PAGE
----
The allegations against Mr. Linderman, PMI, and JWD are more detailed, but still pleaded with insufficient particularity. The complaint alleges that Mr. Linderman failed to disclose to his employer his involvement in PMI and JWD. This nondisclosure may constitute a material misrepresentation under Oregon law. See Pollock v. D.R. Horton, Inc.-Portland, 190 Or.App. 1, 77 P.3d 1120, 1132 (Or. Ct.App. 2003) (holding that nondisclosure amounts to a misrepresentation when the defendant owed the plaintiff a fiduciary duty, but that the non-disclosure " must relate to something that constitutes a representation." ). But the allegations linking this nondisclosure to Trimble's damages are not sufficiently

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particular. The complaint fails to allege with particularity when PMI and JWD over-billed Trimble, stating only that the fraud occurred between 2009 and 2013, a period longer than the one the Seventh Circuit found insufficiently particular in Cincinnati Life Ins. Co. v. Beyrer. See Cincinnati Life Ins. Co., 722 F.3d at 949. Rather than stating the dates and contents of particular invoices, the complaint alleges that activities constituting fraud happened " routinely." Pl.'s 1st Am. Compl. [5] at ¶ ¶ 3.24-3.27, 3.29. Similarly, the complaint alleges that PMI and JWD over-billed Trimble by particular amounts, but does not specify specific false statements in specific invoices.

Great American's statement of the content of later misrepresentations is also sparse. The complaint alleges that Mr. Linderman provided " inaccurate and misleading responses" to questions from Trimble management, but does not say what the content of those statements was. Id. at ¶ 3.20.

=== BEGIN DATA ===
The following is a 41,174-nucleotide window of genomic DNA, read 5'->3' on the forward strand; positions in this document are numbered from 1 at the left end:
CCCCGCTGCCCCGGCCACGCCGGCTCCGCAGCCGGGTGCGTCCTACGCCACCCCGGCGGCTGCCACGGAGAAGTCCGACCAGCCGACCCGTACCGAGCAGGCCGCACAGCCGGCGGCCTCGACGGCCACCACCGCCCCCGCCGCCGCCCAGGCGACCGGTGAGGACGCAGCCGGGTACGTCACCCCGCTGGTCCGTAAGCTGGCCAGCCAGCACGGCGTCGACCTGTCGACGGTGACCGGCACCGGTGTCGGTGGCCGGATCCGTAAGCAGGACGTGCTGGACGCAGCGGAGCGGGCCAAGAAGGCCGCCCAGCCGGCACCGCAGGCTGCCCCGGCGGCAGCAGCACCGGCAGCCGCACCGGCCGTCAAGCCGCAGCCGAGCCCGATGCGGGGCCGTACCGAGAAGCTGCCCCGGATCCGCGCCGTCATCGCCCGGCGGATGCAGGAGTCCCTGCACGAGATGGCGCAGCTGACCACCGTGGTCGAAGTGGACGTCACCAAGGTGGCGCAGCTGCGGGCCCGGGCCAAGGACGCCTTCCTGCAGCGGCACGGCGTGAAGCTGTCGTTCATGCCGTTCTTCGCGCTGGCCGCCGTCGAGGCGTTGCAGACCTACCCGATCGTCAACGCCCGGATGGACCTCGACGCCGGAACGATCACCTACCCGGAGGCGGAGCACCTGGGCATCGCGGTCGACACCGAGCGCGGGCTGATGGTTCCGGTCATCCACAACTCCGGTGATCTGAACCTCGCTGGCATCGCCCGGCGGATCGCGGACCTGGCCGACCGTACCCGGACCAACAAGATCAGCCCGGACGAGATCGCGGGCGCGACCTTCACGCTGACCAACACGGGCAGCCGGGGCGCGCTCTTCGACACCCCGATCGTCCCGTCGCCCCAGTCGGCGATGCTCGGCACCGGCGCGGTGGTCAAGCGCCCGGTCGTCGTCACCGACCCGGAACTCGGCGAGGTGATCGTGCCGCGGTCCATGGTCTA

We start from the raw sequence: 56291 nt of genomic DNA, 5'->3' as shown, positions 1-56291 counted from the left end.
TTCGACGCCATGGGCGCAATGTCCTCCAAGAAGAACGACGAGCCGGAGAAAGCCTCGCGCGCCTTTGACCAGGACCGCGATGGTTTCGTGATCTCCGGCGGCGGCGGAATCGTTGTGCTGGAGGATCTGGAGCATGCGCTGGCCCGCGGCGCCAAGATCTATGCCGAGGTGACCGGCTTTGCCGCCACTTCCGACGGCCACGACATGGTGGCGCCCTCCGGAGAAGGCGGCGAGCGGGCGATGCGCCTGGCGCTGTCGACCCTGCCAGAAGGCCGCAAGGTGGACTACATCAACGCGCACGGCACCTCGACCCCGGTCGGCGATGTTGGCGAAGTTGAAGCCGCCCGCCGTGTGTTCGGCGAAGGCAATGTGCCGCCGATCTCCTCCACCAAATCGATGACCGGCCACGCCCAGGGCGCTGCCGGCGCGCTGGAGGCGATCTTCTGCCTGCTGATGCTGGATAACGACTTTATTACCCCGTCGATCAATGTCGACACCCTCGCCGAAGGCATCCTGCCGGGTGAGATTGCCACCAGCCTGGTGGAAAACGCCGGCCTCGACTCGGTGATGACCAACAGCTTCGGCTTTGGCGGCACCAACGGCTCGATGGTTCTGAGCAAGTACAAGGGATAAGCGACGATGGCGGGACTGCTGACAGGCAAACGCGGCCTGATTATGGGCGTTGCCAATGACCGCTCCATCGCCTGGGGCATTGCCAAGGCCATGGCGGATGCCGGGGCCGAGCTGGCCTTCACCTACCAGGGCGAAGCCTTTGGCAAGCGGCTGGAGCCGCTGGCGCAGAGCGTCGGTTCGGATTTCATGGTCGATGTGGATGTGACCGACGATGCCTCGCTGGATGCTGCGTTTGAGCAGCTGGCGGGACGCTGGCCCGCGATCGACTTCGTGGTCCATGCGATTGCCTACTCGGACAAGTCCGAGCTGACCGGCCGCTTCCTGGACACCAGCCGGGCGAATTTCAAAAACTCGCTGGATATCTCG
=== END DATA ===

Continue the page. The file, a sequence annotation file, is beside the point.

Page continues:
B. Failure to Plead Reliance

The Lindermans argue that Great American failed to plead that Trimble justifiably relied on the truth of the defendants' statements. Linderman Mot. [13] at 7. The Oregon Supreme Court held in Briscoe v. Pittman, 268 Or. 604, 522 P.2d 886 (Or. 1974), that reliance is a legal conclusion that need not be pleaded. Briscoe, 522 P.2d at 889 overruled on other grounds by Halford v. Simpson, 276 Or. 107, 553 P.2d 1055 (Or. 1976); see also Hansen v. W. Home Ins. Co., 89 Or.App. 68, 747 P.2d 1007, 1010 (Or. 1987).

The Oregon Supreme Court's holding in Briscoe appears to be based on a conclusion about substantive law, rather than procedure, so governs what Great American must plead here. See Hanna v. Plumer, 380 U.S. 460, 465, 85 S.Ct. 1136, 14 L.Ed.2d 8 (1965) (" The broad command of Erie was . . . federal courts are to apply state substantive law and federal procedural law." ). The court in Briscoe reasoned that the nine elements Oregon courts at that time required to state a fraud claim " unduly fractionalize the essential elements." Briscoe, 268 Or. at 610. In addition to concluding that reliance need not be pleaded, the court concluded that there need be no " finding of fact" of reliance. Id.

Because Great American's complaint fails to plead with particularity allegations grounded in fraud, I GRANT all motions to dismiss Great American's common-law fraud claim. Great American's fifth claim is DISMISSED WITH LEAVE TO AMEND. Should it choose to amend its complaint, Great American shall submit its amended complaint within fourteen days of the date of this order.

VI. Unjust Enrichment Claim

Great American's sixth claim is titled " Unjust Enrichment Pursuant to ORS § 646.465. Pl.'s 1st Am. Compl. [5] at ¶ ¶ 9.1-9.6. The Waldien defendants moved for dismissal of this claim, noting that Oregon Revised Statute § 646.465 pertains to trade secrets and is inapplicable to the facts that Great American alleged. Waldien Defs.' Mot. [26] at 8. The Lindermans did not move for dismissal of this specific claim, but did move for dismissal of all claims against Ms. Linderman.